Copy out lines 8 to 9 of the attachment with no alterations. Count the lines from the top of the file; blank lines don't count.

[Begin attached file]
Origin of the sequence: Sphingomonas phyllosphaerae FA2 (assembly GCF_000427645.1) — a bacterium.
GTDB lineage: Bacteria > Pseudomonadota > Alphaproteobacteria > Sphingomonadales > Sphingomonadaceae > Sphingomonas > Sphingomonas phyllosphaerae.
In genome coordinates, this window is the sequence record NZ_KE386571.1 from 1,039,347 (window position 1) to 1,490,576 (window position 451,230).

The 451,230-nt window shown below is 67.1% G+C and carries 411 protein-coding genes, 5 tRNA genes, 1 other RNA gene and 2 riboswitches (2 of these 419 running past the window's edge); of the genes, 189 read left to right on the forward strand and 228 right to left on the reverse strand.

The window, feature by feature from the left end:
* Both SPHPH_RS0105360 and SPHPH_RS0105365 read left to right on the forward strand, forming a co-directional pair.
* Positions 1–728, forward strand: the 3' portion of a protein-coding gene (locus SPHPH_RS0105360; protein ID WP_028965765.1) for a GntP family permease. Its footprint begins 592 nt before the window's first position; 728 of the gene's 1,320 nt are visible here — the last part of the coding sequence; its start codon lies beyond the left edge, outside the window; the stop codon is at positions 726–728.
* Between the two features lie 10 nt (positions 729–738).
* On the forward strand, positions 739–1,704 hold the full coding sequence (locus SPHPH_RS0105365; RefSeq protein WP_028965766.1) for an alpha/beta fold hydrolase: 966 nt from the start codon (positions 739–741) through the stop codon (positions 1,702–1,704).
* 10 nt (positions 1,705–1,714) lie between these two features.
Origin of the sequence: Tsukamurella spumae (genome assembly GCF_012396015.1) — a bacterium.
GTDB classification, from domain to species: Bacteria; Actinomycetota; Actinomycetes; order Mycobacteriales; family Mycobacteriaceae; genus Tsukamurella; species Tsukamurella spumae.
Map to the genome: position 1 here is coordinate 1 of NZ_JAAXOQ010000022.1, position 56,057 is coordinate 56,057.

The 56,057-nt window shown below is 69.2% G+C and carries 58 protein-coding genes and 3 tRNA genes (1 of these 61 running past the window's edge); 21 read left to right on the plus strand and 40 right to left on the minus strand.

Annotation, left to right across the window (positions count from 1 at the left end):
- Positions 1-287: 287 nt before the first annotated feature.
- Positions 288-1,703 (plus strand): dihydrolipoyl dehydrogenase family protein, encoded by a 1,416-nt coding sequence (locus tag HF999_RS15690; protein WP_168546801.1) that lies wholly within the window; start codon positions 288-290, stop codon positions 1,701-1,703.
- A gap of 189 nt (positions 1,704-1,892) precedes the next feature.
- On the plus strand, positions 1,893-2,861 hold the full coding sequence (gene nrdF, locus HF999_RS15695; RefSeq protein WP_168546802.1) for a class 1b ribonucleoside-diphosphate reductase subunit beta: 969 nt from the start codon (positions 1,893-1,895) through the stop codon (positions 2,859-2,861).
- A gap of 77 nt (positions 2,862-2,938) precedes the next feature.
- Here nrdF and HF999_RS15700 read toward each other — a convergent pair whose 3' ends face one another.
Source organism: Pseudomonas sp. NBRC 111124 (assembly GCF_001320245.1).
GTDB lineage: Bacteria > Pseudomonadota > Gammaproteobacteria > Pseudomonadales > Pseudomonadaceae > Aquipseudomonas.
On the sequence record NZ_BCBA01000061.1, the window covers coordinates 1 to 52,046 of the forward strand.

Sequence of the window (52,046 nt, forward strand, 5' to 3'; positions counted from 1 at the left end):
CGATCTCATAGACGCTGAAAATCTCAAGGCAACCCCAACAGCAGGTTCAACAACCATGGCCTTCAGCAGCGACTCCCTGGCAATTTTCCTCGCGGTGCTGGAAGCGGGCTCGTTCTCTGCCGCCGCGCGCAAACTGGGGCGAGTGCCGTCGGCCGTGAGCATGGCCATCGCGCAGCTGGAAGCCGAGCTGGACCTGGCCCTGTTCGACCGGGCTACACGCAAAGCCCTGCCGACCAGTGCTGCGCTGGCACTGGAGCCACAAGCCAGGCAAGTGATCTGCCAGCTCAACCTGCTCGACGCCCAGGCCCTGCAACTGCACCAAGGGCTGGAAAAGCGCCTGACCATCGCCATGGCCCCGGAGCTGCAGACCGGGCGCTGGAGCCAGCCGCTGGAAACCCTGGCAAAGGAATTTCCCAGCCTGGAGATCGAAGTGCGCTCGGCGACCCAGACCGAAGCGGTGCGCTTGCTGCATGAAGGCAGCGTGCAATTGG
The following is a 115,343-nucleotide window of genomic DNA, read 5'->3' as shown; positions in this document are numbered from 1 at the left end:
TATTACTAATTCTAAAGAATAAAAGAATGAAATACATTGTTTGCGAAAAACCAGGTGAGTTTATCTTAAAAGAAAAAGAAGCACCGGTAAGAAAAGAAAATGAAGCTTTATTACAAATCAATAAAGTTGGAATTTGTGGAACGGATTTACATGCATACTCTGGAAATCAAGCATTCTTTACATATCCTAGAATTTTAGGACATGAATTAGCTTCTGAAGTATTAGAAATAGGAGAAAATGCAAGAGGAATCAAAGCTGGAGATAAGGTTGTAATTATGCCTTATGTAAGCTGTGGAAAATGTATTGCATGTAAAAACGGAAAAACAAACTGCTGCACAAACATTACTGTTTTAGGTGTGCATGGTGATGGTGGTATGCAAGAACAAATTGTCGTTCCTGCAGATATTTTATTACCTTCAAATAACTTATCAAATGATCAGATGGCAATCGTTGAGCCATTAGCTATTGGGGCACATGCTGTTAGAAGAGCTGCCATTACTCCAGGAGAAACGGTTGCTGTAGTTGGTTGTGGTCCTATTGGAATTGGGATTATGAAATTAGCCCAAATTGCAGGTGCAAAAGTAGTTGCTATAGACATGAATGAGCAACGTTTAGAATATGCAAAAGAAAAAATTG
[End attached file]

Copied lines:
* Between the two features lie 10 nt (positions 729–738).
* On the forward strand, positions 739–1,704 hold the full coding sequence (locus SPHPH_RS0105365; RefSeq protein WP_028965766.1) for an alpha/beta fold hydrolase: 966 nt from the start codon (positions 739–741) through the stop codon (positions 1,702–1,704).